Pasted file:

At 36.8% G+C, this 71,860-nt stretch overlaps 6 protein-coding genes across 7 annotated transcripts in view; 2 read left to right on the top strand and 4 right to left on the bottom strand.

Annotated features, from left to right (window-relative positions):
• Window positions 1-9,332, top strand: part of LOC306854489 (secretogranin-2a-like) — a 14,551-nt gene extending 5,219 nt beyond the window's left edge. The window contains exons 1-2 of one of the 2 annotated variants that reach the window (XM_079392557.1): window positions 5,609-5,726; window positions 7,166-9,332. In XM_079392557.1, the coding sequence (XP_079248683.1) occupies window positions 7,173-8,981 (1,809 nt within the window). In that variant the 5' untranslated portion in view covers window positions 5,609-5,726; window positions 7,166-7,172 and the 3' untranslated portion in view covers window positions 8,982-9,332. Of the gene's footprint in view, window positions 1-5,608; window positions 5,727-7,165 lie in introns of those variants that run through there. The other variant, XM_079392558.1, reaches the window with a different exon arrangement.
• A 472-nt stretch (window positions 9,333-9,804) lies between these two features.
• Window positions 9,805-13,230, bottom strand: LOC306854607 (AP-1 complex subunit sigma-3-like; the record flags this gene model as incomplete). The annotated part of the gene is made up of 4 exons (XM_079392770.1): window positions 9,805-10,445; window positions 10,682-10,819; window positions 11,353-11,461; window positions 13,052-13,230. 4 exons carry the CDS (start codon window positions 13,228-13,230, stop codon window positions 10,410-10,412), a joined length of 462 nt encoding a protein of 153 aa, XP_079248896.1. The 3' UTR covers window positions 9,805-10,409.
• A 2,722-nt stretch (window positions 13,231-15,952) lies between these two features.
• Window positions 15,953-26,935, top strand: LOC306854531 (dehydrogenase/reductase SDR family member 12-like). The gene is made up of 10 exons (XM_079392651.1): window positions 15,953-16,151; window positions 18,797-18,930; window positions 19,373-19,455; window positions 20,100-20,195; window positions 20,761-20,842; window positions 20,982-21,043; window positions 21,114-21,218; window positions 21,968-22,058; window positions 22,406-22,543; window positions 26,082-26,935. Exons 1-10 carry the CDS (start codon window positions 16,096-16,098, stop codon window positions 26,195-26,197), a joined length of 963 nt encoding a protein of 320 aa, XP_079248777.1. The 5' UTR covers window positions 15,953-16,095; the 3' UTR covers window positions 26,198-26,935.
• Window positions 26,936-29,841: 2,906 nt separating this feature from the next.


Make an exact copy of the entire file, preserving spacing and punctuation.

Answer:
At 36.8% G+C, this 71,860-nt stretch overlaps 6 protein-coding genes across 7 annotated transcripts in view; 2 read left to right on the top strand and 4 right to left on the bottom strand.

Annotated features, from left to right (window-relative positions):
• Window positions 1-9,332, top strand: part of LOC306854489 (secretogranin-2a-like) — a 14,551-nt gene extending 5,219 nt beyond the window's left edge. The window contains exons 1-2 of one of the 2 annotated variants that reach the window (XM_079392557.1): window positions 5,609-5,726; window positions 7,166-9,332. In XM_079392557.1, the coding sequence (XP_079248683.1) occupies window positions 7,173-8,981 (1,809 nt within the window). In that variant the 5' untranslated portion in view covers window positions 5,609-5,726; window positions 7,166-7,172 and the 3' untranslated portion in view covers window positions 8,982-9,332. Of the gene's footprint in view, window positions 1-5,608; window positions 5,727-7,165 lie in introns of those variants that run through there. The other variant, XM_079392558.1, reaches the window with a different exon arrangement.
• A 472-nt stretch (window positions 9,333-9,804) lies between these two features.
• Window positions 9,805-13,230, bottom strand: LOC306854607 (AP-1 complex subunit sigma-3-like; the record flags this gene model as incomplete). The annotated part of the gene is made up of 4 exons (XM_079392770.1): window positions 9,805-10,445; window positions 10,682-10,819; window positions 11,353-11,461; window positions 13,052-13,230. 4 exons carry the CDS (start codon window positions 13,228-13,230, stop codon window positions 10,410-10,412), a joined length of 462 nt encoding a protein of 153 aa, XP_079248896.1. The 3' UTR covers window positions 9,805-10,409.
• A 2,722-nt stretch (window positions 13,231-15,952) lies between these two features.
• Window positions 15,953-26,935, top strand: LOC306854531 (dehydrogenase/reductase SDR family member 12-like). The gene is made up of 10 exons (XM_079392651.1): window positions 15,953-16,151; window positions 18,797-18,930; window positions 19,373-19,455; window positions 20,100-20,195; window positions 20,761-20,842; window positions 20,982-21,043; window positions 21,114-21,218; window positions 21,968-22,058; window positions 22,406-22,543; window positions 26,082-26,935. Exons 1-10 carry the CDS (start codon window positions 16,096-16,098, stop codon window positions 26,195-26,197), a joined length of 963 nt encoding a protein of 320 aa, XP_079248777.1. The 5' UTR covers window positions 15,953-16,095; the 3' UTR covers window positions 26,198-26,935.
• Window positions 26,936-29,841: 2,906 nt separating this feature from the next.